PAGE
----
A couple of months ago, I accidentally set an objective for the NEO Shop Talk blog.
First, let me give you my definition of an objective. I think of objectives as observable outcomes. An outcome defines the effect you want to make through a project or initiative. (You can read more about outcomes here.) Then, you add a measure (something observable), a target (what amount of change constitutes success), and a timeframe for achieving that target. For example, say your doctor tells you to lower your blood pressure. She likely will suggest you make some lifestyle changes, then return in six months (timeframe) so she can take a BP reading (measure) to see if it’s below 120/80, the commonly accepted target for “normal” blood pressure.
In February 2015, Karen and I had set an outcome to increase our blog readership. We monitored our site statistics, which we considered a measure of readership. However, we never wrote an objective or set a target. Like most of the world, we only write objectives when a VIP (such as an administrator or funder) insists. Otherwise, we are as uncommitted as the next person.
But then this happened. I was preparing slides for a webinar on data visualization design principles and wanted to show how a benchmark line improves the meaning of data displayed in a line graph. A benchmark line basically represents your target and allows readers to compare actual performance against that target. The best “real” data I had for creating a nice line graph was our blog’s site statistics. But I needed a target to create the benchmark line.
So I made one up: 500 views per month by March 1. I did check our historical site statistics to see what looked reasonable. However, I mostly choose 500 because it was a nice, simple number to use during a presentation. I didn’t even consult Karen. She learned about it when she reviewed my webinar slides.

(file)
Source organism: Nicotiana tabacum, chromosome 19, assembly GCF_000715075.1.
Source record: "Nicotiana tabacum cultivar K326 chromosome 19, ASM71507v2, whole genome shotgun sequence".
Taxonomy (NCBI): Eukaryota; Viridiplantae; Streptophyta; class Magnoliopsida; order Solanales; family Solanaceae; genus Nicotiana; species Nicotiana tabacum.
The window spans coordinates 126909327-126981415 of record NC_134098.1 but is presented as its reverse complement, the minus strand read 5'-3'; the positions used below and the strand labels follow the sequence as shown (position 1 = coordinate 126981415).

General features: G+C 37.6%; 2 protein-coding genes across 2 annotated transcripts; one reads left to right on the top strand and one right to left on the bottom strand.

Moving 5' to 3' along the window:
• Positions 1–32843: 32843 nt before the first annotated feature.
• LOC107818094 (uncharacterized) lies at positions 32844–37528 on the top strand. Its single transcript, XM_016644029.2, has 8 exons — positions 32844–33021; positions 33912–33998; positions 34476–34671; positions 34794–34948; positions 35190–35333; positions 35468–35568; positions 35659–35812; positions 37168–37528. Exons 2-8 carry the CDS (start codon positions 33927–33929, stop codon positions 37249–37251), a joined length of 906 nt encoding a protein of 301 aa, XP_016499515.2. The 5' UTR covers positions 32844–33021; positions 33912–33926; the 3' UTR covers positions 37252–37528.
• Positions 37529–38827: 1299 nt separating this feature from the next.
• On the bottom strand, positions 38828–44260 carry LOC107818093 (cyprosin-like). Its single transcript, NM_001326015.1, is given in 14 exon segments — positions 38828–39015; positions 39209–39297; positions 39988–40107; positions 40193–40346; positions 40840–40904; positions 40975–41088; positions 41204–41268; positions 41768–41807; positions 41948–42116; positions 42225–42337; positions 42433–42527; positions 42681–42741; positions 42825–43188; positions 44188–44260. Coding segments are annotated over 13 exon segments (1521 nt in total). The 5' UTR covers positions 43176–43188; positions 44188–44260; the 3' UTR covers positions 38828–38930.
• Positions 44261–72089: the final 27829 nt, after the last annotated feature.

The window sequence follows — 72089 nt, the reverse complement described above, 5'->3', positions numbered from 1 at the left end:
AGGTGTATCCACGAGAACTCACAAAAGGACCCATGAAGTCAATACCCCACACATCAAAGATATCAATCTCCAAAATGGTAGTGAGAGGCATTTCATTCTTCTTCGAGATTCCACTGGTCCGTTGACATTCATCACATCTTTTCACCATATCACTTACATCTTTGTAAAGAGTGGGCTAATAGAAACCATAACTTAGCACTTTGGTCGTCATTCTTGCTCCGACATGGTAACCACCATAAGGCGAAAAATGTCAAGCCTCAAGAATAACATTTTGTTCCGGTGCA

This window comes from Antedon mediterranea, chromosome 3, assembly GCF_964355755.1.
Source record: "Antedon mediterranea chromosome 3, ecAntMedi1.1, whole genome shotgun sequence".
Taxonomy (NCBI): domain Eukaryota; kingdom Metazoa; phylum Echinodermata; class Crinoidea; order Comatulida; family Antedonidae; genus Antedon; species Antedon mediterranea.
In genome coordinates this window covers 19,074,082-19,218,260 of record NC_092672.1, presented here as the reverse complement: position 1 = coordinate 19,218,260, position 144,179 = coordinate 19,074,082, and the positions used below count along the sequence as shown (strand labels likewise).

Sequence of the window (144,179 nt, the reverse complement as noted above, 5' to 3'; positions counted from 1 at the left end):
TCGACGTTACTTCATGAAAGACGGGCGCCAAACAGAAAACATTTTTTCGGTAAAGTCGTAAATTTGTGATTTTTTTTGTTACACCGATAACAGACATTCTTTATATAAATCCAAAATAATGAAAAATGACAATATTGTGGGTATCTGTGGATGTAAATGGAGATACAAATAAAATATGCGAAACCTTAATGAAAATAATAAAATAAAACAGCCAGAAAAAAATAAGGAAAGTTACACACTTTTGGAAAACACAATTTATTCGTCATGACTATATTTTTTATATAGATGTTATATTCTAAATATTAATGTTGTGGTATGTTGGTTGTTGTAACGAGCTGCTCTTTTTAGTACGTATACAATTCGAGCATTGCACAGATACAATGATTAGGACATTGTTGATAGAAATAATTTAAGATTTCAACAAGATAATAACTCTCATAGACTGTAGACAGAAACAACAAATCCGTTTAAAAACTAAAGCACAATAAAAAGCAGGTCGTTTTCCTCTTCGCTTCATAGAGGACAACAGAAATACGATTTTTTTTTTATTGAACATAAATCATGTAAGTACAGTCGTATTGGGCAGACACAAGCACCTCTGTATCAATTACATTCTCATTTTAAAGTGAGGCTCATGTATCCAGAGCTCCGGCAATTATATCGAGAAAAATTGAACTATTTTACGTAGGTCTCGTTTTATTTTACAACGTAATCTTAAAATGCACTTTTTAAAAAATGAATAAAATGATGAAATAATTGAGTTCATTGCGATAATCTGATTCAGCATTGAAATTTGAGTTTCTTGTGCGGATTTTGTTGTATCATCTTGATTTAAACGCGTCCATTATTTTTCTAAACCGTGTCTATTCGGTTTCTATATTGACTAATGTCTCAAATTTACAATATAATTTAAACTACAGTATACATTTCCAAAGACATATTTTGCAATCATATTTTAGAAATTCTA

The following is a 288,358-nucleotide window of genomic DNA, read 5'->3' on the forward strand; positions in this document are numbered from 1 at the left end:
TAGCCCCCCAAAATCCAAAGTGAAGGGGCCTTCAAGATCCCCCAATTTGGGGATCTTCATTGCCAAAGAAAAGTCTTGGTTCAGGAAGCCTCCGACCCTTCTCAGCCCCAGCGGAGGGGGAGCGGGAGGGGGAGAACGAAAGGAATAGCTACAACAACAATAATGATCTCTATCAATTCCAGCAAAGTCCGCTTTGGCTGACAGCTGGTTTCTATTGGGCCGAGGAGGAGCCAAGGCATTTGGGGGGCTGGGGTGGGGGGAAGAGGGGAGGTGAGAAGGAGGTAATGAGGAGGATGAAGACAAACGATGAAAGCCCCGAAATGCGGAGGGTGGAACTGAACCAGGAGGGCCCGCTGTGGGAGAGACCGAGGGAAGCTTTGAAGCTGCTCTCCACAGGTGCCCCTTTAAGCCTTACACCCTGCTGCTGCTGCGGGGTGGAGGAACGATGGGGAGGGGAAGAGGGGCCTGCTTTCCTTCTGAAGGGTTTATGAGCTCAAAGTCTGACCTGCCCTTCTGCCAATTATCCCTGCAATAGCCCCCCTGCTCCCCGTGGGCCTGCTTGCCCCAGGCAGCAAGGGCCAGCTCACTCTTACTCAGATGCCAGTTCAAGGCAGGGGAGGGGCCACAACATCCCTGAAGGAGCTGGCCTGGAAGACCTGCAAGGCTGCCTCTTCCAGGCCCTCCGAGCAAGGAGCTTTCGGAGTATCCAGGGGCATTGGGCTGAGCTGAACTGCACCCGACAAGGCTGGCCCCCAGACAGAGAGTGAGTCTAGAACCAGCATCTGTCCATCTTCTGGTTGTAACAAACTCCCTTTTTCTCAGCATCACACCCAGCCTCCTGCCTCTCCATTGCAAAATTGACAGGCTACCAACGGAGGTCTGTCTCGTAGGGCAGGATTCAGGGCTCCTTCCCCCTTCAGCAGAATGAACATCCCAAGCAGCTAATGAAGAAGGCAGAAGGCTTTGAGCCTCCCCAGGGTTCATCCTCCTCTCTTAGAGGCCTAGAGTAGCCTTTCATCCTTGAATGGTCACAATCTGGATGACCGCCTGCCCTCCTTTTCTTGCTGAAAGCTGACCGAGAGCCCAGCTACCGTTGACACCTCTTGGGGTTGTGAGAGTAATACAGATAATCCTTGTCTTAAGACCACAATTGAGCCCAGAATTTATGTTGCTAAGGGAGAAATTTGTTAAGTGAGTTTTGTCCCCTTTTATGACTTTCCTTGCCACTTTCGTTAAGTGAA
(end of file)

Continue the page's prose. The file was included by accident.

After all, it was a “pretend” objective.
But a funny thing happened. As luck would have it, the NEO had nine presentations scheduled for the month of February, the month after I prepared the graph. Our new target motivated us to promote our blog in every webinar. By the end of February, we exceeded our goal, with 892 site visits.
It was game on! We started monitoring our site statistics the way cats watch a gecko. Whenever we feared we might not squeak across that monthly target line, we began strategizing about how to bump up readership. At first, we focused on promotion. We worked on building our following in Twitter, where we promoted our blog posts each week. Karen created a Facebook page so we had another social media outlet to promote our blog.
Eventually, though, we shifted our focus toward strategies for creating better content. Here were some of our ideas:
- Show our readers how to apply evaluation in their work settings. Most of our readers are librarians, so we make a point of using examples in our articles that demonstrate how evaluation is used in library programs.
- Demonstrate how the NEO evaluates its own program. We do posts about our own evaluation activities so that we can model the techniques we write and teach about.
- Allow our readers to learn about assessment from each other. We work for a national network and our readers like to read about and learn from their colleagues. We now seek interviews with readers who have evaluation success stories to share.
- Supplement our trainings. We create blog posts to supplement our training sessions. We then list relevant blog posts (with links) in our workshop and webinar resource lists.
- Improve our consulting services. We offer evaluation consultations to members of the National Network of Libraries of Medicine. We now send them URLs to blog posts that we think will help them with particular projects.
- Introduce new evaluation trends and tools: Both Karen and I participate in the American Evaluation Association, which has many creative practitioners who are always introducing new approaches to evaluation. We use NEO Shop Talk to pass along innovations and methods to our readers.
In the end, this accidental objective has improved our service. It nudged us toward thinking of our blog contributes to the mission of the NEO and the NN/LM.
So I challenge you to set some secret objectives, telling only those who are helping you achieve that target. See if it changes how you work.
If it does, email us. We’ll write about you in our blog.
By the way, if you want to learn how to add a benchmark line to your graphs, check out this post from Evergreen Data.